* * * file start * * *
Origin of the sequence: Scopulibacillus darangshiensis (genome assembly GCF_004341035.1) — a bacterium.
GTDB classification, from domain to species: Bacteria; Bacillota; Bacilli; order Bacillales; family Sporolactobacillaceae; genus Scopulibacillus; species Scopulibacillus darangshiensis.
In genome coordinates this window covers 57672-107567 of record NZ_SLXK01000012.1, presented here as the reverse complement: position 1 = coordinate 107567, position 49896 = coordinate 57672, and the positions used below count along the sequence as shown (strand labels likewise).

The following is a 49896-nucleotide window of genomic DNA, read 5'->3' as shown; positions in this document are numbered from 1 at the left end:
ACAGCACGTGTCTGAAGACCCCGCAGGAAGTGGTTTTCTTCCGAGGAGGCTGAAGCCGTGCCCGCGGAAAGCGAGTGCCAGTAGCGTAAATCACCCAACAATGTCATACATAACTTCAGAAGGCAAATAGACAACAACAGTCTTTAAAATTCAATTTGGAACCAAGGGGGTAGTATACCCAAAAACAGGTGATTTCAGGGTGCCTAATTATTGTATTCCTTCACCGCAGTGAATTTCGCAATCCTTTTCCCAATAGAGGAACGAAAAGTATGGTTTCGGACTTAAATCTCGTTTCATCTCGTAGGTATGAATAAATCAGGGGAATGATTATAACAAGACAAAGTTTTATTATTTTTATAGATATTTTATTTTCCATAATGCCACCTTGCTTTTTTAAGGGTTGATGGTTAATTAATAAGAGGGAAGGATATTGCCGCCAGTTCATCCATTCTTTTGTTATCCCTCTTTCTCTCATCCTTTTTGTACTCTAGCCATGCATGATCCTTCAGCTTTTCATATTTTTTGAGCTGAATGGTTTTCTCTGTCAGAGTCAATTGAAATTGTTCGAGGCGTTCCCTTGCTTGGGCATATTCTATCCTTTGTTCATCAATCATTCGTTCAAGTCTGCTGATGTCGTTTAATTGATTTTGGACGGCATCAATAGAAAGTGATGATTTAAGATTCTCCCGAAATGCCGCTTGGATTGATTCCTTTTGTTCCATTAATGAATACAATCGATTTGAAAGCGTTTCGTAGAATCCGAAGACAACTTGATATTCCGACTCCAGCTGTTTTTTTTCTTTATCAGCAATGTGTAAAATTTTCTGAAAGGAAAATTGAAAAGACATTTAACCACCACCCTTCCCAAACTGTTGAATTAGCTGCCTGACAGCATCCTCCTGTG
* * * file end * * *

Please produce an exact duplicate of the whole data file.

Origin of the sequence: Scopulibacillus darangshiensis (genome assembly GCF_004341035.1) — a bacterium.
GTDB classification, from domain to species: Bacteria; Bacillota; Bacilli; order Bacillales; family Sporolactobacillaceae; genus Scopulibacillus; species Scopulibacillus darangshiensis.
In genome coordinates this window covers 57672-107567 of record NZ_SLXK01000012.1, presented here as the reverse complement: position 1 = coordinate 107567, position 49896 = coordinate 57672, and the positions used below count along the sequence as shown (strand labels likewise).

The following is a 49896-nucleotide window of genomic DNA, read 5'->3' as shown; positions in this document are numbered from 1 at the left end:
ACAGCACGTGTCTGAAGACCCCGCAGGAAGTGGTTTTCTTCCGAGGAGGCTGAAGCCGTGCCCGCGGAAAGCGAGTGCCAGTAGCGTAAATCACCCAACAATGTCATACATAACTTCAGAAGGCAAATAGACAACAACAGTCTTTAAAATTCAATTTGGAACCAAGGGGGTAGTATACCCAAAAACAGGTGATTTCAGGGTGCCTAATTATTGTATTCCTTCACCGCAGTGAATTTCGCAATCCTTTTCCCAATAGAGGAACGAAAAGTATGGTTTCGGACTTAAATCTCGTTTCATCTCGTAGGTATGAATAAATCAGGGGAATGATTATAACAAGACAAAGTTTTATTATTTTTATAGATATTTTATTTTCCATAATGCCACCTTGCTTTTTTAAGGGTTGATGGTTAATTAATAAGAGGGAAGGATATTGCCGCCAGTTCATCCATTCTTTTGTTATCCCTCTTTCTCTCATCCTTTTTGTACTCTAGCCATGCATGATCCTTCAGCTTTTCATATTTTTTGAGCTGAATGGTTTTCTCTGTCAGAGTCAATTGAAATTGTTCGAGGCGTTCCCTTGCTTGGGCATATTCTATCCTTTGTTCATCAATCATTCGTTCAAGTCTGCTGATGTCGTTTAATTGATTTTGGACGGCATCAATAGAAAGTGATGATTTAAGATTCTCCCGAAATGCCGCTTGGATTGATTCCTTTTGTTCCATTAATGAATACAATCGATTTGAAAGCGTTTCGTAGAATCCGAAGACAACTTGATATTCCGACTCCAGCTGTTTTTTTTCTTTATCAGCAATGTGTAAAATTTTCTGAAAGGAAAATTGAAAAGACATTTAACCACCACCCTTCCCAAACTGTTGAATTAGCTGCCTGACAGCATCCTCCTGTG